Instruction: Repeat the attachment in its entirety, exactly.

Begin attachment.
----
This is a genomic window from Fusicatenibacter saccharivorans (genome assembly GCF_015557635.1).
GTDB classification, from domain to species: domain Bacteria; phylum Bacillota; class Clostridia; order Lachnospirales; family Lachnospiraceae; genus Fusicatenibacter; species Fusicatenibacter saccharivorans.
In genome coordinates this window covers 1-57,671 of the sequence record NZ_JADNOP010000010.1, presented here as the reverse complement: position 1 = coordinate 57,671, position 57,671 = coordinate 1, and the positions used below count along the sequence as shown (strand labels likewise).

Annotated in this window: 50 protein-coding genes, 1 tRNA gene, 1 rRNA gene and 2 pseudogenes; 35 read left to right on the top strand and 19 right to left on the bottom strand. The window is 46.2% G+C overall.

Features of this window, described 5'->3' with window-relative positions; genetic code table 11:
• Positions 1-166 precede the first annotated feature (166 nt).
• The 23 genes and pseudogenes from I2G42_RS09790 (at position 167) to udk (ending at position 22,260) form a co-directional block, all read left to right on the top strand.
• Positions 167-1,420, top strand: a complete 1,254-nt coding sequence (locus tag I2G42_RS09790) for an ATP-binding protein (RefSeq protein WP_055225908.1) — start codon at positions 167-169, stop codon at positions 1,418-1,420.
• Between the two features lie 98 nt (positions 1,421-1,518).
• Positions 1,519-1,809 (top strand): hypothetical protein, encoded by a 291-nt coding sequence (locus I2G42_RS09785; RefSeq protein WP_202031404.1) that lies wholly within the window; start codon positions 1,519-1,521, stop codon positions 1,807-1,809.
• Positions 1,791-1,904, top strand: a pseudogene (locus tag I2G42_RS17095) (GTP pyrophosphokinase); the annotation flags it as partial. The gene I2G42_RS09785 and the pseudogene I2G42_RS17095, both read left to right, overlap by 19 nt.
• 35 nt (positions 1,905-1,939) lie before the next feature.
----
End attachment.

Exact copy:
This is a genomic window from Fusicatenibacter saccharivorans (genome assembly GCF_015557635.1).
GTDB classification, from domain to species: domain Bacteria; phylum Bacillota; class Clostridia; order Lachnospirales; family Lachnospiraceae; genus Fusicatenibacter; species Fusicatenibacter saccharivorans.
In genome coordinates this window covers 1-57,671 of the sequence record NZ_JADNOP010000010.1, presented here as the reverse complement: position 1 = coordinate 57,671, position 57,671 = coordinate 1, and the positions used below count along the sequence as shown (strand labels likewise).

Annotated in this window: 50 protein-coding genes, 1 tRNA gene, 1 rRNA gene and 2 pseudogenes; 35 read left to right on the top strand and 19 right to left on the bottom strand. The window is 46.2% G+C overall.

Features of this window, described 5'->3' with window-relative positions; genetic code table 11:
• Positions 1-166 precede the first annotated feature (166 nt).
• The 23 genes and pseudogenes from I2G42_RS09790 (at position 167) to udk (ending at position 22,260) form a co-directional block, all read left to right on the top strand.
• Positions 167-1,420, top strand: a complete 1,254-nt coding sequence (locus tag I2G42_RS09790) for an ATP-binding protein (RefSeq protein WP_055225908.1) — start codon at positions 167-169, stop codon at positions 1,418-1,420.
• Between the two features lie 98 nt (positions 1,421-1,518).
• Positions 1,519-1,809 (top strand): hypothetical protein, encoded by a 291-nt coding sequence (locus I2G42_RS09785; RefSeq protein WP_202031404.1) that lies wholly within the window; start codon positions 1,519-1,521, stop codon positions 1,807-1,809.
• Positions 1,791-1,904, top strand: a pseudogene (locus tag I2G42_RS17095) (GTP pyrophosphokinase); the annotation flags it as partial. The gene I2G42_RS09785 and the pseudogene I2G42_RS17095, both read left to right, overlap by 19 nt.
• 35 nt (positions 1,905-1,939) lie before the next feature.